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The below disqualifying conditions are in addition to the disqualifying conditions listed in the Military Medical Accessions Medical Guide. Unlike medical waivers to join the military, medical waivers for aviation duty are much harder to come by.

The causes for medical unfitness for flying duty Classes 1/1A/2/2F/2S/3 are:

a. Lids and conjunctiva.

(1) Epiphora (chronic tearing).

(2) Trachoma, unless healed without cicatrices.

b. Cornea.

(1) Full- or part-time use of contact lenses, including a history of orthokeratologic procedures to correct refractive error. Selected aircrew may be authorized to use contact lenses during flying duties with a waiver.

(2) History of herpetic corneal ulcer or keratitis—acute, chronic, or recurrent.

(3) Pterygium that encroaches on the cornea more than 1 mm or is progressive, or for Classes 1/1A, history of surgical removal of a pterygium within the last 12 months.

(4) History of keratorefractive surgery accomplished to modify the refractive power of the cornea, to include anterior or radial keratotomy, laser keratoplasty.

c. History of intraocular lens implant.

d. Uveal tract.

(1) Coloboma of the choroid or iris.

(2) History of inflammation of the uveal tract, acute, chronic, or recurrent; including anterior uveitis, peripheral uveitis or pars planitis, posteri or uveitis, or traumatic iritis.

e. Retina.

(1) History of central serous retinopathy.

(2) History of chorioretinitis, including evidence of presumed ocular histoplasmosis syndrome.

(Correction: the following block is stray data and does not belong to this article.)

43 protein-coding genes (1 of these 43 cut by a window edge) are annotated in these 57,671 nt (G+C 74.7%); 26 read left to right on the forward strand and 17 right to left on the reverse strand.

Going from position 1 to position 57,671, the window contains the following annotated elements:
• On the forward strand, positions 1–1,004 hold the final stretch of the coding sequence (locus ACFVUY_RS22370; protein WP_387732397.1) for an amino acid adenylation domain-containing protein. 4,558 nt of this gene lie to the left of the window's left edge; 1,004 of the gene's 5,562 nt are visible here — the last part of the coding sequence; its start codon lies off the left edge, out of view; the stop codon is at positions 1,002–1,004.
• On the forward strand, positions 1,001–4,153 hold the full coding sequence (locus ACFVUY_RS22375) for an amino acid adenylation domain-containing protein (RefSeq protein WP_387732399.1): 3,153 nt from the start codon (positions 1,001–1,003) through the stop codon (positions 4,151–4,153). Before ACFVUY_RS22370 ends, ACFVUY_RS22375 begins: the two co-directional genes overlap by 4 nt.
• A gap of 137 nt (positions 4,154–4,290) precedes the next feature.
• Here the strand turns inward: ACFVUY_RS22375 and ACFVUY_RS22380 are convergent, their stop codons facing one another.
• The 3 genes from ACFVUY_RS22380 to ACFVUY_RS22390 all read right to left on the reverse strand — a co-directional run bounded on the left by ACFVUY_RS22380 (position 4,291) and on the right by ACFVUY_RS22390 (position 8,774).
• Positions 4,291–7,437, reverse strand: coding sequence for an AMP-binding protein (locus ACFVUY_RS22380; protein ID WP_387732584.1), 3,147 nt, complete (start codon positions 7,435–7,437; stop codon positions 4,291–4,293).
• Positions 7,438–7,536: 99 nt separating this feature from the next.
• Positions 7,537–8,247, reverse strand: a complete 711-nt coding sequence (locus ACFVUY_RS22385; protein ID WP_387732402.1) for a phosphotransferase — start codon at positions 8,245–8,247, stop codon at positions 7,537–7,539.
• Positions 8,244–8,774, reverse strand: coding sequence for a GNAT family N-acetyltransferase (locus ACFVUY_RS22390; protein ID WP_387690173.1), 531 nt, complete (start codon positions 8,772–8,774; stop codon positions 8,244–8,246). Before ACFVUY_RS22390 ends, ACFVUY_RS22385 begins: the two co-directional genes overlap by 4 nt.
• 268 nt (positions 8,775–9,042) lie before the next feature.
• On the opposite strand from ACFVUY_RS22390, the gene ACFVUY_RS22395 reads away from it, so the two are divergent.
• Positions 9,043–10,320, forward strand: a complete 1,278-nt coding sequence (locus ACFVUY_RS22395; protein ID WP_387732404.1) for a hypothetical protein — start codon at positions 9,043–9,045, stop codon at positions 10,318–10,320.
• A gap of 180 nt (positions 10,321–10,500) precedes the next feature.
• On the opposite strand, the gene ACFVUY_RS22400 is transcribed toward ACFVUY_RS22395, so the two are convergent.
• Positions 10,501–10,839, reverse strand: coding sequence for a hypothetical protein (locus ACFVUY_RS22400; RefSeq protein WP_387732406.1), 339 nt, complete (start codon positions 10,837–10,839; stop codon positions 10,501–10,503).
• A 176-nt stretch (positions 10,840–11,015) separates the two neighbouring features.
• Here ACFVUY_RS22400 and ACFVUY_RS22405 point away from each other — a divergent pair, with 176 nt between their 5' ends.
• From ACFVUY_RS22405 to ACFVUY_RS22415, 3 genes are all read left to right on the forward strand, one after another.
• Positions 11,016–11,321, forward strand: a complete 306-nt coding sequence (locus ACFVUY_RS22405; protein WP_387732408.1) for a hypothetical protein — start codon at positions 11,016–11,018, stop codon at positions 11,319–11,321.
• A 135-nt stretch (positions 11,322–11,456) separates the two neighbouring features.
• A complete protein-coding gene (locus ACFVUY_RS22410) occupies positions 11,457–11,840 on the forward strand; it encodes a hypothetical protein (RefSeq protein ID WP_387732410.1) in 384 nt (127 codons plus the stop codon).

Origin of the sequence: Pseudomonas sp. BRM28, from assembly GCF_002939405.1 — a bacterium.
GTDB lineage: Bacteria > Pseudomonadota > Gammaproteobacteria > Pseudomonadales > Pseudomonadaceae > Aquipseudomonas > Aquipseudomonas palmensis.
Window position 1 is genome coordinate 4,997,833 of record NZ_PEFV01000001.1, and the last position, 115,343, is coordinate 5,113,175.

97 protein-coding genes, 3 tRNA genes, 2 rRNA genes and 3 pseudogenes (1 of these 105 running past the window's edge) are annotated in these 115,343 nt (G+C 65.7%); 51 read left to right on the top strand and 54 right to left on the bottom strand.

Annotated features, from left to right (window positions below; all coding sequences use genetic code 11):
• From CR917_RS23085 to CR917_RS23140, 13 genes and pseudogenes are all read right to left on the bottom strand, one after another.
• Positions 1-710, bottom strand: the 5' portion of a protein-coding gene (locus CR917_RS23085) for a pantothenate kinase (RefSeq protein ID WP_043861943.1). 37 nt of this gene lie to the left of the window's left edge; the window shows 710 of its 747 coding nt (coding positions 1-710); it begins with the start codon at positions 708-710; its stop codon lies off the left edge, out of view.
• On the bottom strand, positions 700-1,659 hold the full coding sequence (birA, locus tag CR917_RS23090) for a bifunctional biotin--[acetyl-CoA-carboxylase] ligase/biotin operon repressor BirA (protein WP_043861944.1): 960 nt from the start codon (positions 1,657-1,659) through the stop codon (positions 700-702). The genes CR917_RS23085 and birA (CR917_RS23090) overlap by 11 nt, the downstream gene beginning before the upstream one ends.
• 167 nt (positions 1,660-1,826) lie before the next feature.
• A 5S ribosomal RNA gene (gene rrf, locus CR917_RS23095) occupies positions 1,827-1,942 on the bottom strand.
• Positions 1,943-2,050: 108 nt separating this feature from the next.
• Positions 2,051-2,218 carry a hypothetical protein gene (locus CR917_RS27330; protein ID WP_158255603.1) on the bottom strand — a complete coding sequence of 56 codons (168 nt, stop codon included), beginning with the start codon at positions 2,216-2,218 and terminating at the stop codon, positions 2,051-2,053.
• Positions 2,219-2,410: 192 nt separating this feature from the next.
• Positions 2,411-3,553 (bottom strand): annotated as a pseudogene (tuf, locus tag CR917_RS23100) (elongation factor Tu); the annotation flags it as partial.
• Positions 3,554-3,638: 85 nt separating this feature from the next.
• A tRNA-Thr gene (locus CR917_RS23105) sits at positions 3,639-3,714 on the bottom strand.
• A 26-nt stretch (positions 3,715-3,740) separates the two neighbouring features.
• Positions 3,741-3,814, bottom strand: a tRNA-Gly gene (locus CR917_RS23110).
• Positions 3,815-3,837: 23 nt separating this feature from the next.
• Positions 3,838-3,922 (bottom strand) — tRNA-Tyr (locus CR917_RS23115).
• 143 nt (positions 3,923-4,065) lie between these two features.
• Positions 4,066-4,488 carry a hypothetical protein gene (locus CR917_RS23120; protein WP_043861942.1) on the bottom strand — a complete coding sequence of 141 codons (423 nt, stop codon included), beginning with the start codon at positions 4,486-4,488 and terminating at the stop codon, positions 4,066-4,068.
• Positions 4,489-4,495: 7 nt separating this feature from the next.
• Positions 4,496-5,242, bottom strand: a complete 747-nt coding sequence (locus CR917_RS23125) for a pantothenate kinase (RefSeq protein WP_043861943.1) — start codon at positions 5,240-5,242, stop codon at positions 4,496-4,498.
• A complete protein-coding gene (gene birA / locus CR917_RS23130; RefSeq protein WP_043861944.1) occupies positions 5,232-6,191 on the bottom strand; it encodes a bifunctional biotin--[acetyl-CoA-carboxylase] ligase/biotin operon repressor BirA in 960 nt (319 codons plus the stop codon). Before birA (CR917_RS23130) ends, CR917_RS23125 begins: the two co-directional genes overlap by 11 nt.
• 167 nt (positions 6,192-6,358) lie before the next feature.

(3) History of retinal holes or tears.

f. Optic nerve.

(1) Optic nerve drusen or hyaline bodies of the optic nerve.

(2) History of optic or retrobulbar neuritis.

g. Ocular motility.

(1) Convergence insufficiency, including asthenopia of any degree.

(2) History of extraocular muscle surgery after age 4, or history of extraocular muscle surgery before age 4 with other residual ocular abnormalities.

(3) Monofixation syndrome (microtropias).

h. Miscellaneous defects and diseases.

(1) Glaucoma as evidenced by applanation tension 30 mmHg or higher, or secondary changes in the optic disc or visual field associated with glaucoma.

(2) Intraocular hypertension as evidenced by two or more determinations of 22 mmHg or higher, or a persistent difference of 4 or more mmHg tension between the two eyes, when confirmed by applanation tonometry.

(3) History of penetrating trauma to the eye or hyphema.

(4) History of ocular or acephalic migraine with visual disturbance.

Flight Classes

Specific Flight Class Medical Examinations are:

Class 1 - Warrant Officer Aviation Duty Applicants
Class 1A - Commissioned Officer Aviation Duty Applicants
Class 2 - Current Aviators, Current Student Aviators, and Previous Aviators Returning to Aviation Service
Class 2F - Flight Surgeons, Including Those in Flight Surgeon Training
Class 2S - MOS 13F, Assigned to Aerial Fire Support Observer Duty
Class 3 - Non Rated Soldiers who Participate in Regular Flights (Crew Chiefs, Gunners, UAV Operators, etc.)
Class 4 - Air Traffic Control

Derived from Army Regulation 40-501, Standards of Medical Fitness

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